Can you see the double rainbow?
Ever noticed how the order of the colours changes for the second rainbow (red – yellow – green – blue – violet…)
Typically rainbows are formed when light is refracted (bent) through a raindrop.
A double rainbow forms when light is refracted twice in a raindrop, and occurs commonly when the sunlight is low in the sky. See here for more.
Faint double rainbow in Derby, 2017
green = refracted
Double rainbow in Mitcham, 2016
Challenge: How can you make a quartz rod invisible with some water, sugar and a beaker?
Answer: Snell’s Law
If we take something that is typically transparent (i.e. the quartz rod) you can normally see it quite clearly when placed in a liquid, by the way in which light is bent as it passes through.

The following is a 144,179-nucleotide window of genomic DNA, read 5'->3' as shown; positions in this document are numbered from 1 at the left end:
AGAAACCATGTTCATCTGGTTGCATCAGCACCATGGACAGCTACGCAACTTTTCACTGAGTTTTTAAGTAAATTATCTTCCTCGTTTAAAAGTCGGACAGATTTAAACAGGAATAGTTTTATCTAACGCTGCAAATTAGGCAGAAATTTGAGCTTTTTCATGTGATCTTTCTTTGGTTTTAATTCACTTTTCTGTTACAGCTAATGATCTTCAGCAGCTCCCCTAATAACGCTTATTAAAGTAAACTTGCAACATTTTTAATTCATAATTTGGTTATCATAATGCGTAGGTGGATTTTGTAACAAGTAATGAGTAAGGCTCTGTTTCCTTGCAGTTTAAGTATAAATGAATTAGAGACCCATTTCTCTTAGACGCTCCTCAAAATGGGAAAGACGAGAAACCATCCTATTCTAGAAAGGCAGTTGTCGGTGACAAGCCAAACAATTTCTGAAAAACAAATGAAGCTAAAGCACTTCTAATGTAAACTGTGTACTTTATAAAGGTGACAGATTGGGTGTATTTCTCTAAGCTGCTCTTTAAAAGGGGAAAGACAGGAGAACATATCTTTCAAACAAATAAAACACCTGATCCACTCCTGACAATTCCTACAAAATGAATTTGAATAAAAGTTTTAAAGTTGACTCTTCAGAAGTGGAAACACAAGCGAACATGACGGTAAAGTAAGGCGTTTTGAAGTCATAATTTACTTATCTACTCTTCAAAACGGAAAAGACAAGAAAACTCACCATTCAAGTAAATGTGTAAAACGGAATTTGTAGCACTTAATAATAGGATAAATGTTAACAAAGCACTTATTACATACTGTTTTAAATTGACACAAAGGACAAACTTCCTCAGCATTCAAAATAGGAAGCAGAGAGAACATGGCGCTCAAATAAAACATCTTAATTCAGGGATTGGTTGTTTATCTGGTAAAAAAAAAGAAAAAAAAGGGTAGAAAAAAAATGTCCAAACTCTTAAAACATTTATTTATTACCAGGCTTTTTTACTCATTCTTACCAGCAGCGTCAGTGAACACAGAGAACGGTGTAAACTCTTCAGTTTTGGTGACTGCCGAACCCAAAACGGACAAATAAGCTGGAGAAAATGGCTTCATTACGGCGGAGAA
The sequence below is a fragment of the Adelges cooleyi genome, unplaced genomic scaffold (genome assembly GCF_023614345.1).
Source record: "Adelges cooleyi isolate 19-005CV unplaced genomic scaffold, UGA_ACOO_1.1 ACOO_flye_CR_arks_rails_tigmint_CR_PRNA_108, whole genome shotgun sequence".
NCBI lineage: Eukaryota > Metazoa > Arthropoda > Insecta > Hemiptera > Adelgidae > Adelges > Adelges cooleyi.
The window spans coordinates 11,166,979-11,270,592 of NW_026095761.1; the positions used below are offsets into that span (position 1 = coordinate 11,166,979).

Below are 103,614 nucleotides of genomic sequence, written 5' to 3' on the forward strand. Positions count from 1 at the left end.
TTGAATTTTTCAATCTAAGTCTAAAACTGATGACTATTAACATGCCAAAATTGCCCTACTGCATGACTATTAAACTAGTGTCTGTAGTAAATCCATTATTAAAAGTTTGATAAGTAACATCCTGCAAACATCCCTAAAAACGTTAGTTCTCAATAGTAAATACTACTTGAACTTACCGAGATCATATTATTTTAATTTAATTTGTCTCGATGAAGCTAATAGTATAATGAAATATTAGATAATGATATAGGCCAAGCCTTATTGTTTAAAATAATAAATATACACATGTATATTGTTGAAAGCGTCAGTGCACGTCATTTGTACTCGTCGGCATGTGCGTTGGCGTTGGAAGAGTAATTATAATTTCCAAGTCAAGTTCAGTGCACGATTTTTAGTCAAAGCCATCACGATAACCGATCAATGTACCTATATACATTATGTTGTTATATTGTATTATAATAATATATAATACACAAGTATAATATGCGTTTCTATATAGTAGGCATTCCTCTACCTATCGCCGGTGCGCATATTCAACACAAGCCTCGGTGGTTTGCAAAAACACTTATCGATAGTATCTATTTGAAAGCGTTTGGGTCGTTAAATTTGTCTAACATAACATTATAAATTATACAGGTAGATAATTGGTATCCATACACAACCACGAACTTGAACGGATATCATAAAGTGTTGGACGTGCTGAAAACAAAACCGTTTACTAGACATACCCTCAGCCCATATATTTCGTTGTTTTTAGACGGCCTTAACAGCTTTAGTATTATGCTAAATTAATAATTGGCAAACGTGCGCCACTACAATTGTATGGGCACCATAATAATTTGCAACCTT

This ‘bending’ of light – refraction – can be described by Snell’s law:
where ‘n’ is the refractive index of the material.
So you might imagine that if we can change the rod, or the liquid itself, so that light entering from behind the beaker does not refract further on entering the quartz rod, we can effectively make the quartz rod invisible. To do this we want to match up the refractive indices ().
With water, as you add more and more sugar the refractive index increases, until finally it approaches that of quartz ~1.46.